No apology is offered for the neglect of epistemology. That dismal science received its due in the chapter on Kant, where for many pages the reader was invited to consider the puzzles of perception. This chapter should have pleased the young pundit, for it came very near to obscurity. (However, one professor of philosophy, in a Midwest university, sent in the information that he had been teaching Kant for fifteen years, and had never understood Kant's meaning until he read this elementary chapter.) For the rest, the book suggested unamiably that the nature of the knowledge process was but one of the many problems of philosophy; that this single problem was unfit to absorb the attention which the savants and the Germans had lavished upon it; and that its weary exploitation was largely responsible for the decadence of philosophy. The French have never yielded to this craze for epistemology to the exclusion of moral and political, historical and religious philosophy; and today even the Germans are recovering from it. Hear Keyserling: "Philosophy is essentially the completion of science in the synthesis of wisdom.... Epistemology, phenomenology, logic, etc., certainly are important branches of science." (Precisely; they are branches of science, like chemistry or anatomy.) "But it was an unmitigated evil that as the result of this, the sense for the living synthesis should have disappeared." (Creative Understanding, New York, 1929, p. 125.) This from a German — a Daniel come to judgment. And Spengler describes the earlier Chinese philosophers, down to Confucius, as "statesmen, regents, lawgivers, like Pythagoras and Parmenides, like Hobbes and Leibnitz.... They were sturdy philosophers for whom epistemology was the knowledge of the important relations of actual life." (Decline of the West, vol. i, p. 42.) Doubtless now that epistemology is dying in Germany, it will be exported to America, as a fit return for the gift of democracy.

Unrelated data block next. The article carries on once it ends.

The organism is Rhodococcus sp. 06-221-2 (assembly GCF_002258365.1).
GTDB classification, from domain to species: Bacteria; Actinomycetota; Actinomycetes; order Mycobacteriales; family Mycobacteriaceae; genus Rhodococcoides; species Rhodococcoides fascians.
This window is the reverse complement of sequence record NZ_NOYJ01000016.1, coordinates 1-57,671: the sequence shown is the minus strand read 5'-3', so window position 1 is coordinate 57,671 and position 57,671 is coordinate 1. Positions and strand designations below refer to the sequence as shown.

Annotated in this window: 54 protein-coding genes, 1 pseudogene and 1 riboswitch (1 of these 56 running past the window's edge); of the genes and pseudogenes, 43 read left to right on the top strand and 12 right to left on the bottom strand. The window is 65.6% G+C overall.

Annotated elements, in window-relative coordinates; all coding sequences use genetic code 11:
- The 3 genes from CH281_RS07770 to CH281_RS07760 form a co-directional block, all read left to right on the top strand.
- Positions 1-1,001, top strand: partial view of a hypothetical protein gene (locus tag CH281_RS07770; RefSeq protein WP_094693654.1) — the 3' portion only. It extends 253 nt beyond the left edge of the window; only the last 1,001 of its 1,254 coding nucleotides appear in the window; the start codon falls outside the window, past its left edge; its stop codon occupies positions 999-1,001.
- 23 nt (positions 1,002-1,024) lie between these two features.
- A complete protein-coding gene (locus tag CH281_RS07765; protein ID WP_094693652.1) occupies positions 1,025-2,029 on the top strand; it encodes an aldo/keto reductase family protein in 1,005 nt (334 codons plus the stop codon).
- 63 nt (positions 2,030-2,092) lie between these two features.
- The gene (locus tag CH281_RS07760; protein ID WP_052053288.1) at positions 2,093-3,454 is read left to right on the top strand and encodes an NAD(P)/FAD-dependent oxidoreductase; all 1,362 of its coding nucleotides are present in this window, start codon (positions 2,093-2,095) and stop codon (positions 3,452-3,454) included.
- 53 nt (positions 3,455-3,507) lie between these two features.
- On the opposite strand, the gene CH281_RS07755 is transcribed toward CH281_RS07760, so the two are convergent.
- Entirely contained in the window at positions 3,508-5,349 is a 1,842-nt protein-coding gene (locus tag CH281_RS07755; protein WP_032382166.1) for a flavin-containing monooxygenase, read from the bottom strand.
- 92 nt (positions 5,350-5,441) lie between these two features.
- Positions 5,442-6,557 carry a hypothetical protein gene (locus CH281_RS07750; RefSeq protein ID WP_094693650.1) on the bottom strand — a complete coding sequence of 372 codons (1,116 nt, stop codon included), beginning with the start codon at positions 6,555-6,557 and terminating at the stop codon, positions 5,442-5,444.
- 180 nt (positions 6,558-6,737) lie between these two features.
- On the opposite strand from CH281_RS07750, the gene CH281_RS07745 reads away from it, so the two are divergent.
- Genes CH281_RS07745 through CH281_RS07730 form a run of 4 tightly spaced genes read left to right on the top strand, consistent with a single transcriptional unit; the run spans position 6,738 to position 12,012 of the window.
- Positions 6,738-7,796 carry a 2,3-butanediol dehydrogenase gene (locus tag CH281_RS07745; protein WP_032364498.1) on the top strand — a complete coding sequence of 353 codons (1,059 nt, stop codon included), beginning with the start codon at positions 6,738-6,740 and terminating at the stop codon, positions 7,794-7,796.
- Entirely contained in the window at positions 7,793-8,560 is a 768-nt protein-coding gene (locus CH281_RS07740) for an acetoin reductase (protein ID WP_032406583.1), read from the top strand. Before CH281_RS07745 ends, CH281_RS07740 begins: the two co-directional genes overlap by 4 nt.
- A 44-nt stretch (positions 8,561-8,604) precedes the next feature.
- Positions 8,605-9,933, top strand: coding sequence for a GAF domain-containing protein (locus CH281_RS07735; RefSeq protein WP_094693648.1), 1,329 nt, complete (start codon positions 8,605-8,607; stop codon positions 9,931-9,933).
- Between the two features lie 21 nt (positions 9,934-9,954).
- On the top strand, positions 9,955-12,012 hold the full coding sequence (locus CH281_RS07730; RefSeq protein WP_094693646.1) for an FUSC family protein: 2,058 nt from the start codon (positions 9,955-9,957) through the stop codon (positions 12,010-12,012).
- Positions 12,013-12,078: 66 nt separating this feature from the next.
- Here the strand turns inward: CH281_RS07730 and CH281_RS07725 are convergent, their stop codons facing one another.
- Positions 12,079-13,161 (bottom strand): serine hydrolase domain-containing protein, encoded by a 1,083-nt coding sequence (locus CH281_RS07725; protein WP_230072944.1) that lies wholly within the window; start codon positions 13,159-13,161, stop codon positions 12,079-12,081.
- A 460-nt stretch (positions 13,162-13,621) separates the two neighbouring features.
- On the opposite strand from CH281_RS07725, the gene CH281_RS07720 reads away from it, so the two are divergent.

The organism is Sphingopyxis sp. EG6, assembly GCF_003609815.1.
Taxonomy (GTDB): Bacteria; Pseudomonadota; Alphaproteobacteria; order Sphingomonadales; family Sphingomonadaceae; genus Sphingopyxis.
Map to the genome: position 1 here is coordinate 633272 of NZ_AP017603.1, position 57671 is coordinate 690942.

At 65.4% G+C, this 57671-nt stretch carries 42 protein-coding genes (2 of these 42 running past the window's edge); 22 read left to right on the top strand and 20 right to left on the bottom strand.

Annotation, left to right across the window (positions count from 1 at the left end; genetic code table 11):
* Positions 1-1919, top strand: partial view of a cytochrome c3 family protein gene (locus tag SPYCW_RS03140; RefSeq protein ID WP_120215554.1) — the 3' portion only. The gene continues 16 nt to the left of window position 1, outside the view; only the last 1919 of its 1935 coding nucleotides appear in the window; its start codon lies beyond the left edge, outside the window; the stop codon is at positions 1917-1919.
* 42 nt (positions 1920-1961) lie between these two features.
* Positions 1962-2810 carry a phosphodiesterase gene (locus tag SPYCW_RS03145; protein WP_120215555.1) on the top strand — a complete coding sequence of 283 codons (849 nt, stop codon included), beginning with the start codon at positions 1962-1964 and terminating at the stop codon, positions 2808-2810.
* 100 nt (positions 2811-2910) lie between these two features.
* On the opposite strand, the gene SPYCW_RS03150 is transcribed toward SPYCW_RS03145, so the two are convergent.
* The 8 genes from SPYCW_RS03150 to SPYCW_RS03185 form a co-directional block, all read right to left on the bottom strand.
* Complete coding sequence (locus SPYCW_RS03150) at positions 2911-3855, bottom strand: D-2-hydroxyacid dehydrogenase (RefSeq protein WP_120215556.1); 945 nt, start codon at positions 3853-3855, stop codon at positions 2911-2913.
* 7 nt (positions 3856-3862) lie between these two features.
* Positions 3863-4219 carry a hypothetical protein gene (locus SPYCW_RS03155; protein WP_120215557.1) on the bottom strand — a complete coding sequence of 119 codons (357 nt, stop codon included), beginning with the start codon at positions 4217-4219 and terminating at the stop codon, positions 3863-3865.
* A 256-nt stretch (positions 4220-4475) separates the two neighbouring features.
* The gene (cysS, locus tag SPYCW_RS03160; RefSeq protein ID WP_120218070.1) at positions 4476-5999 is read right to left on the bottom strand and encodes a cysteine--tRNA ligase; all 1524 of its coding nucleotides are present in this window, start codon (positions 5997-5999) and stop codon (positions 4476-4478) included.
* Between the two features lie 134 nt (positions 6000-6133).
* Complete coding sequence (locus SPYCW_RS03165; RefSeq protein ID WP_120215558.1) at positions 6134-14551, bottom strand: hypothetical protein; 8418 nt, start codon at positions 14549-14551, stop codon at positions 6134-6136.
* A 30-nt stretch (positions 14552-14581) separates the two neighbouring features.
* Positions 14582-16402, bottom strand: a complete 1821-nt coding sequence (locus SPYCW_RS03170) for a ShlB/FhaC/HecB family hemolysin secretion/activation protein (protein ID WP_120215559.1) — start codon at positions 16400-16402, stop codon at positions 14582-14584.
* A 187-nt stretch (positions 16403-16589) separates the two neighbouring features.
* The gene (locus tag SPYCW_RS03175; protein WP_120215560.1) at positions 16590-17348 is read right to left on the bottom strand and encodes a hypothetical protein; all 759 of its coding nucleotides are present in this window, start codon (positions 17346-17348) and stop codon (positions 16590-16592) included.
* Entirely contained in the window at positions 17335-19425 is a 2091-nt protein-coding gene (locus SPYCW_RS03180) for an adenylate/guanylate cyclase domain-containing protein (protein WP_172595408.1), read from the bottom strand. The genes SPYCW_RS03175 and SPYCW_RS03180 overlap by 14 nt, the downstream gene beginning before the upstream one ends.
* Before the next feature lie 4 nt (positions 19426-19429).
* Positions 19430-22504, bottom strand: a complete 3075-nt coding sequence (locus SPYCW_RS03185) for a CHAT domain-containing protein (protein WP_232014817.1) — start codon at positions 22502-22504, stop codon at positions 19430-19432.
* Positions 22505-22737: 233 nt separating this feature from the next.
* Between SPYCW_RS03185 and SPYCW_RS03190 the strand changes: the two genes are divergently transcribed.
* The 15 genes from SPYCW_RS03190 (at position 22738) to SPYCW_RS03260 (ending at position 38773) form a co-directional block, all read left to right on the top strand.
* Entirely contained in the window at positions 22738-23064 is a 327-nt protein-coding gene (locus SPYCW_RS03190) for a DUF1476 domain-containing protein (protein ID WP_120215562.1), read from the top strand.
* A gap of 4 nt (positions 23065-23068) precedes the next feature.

The Chinese philosophers were not only averse to epistemology, they had an almost Gallic disdain for prolonged metaphysics. No young metaphysician could admit that Confucius is a philosopher, for he says nothing about metaphysics, and less about epistemology; he is as positivistic as Spencer or Comte; his concern is always for morals and the state. Worse than that, he is disreputably intelligible; and nothing could be so damaging to a philosopher. But we "moderns" have become so accustomed to windy verbiage in philosophy that when philosophy is presented without the verbiage we can with difficulty recognize it. One must pay a penalty for having a prejudice against obscurity.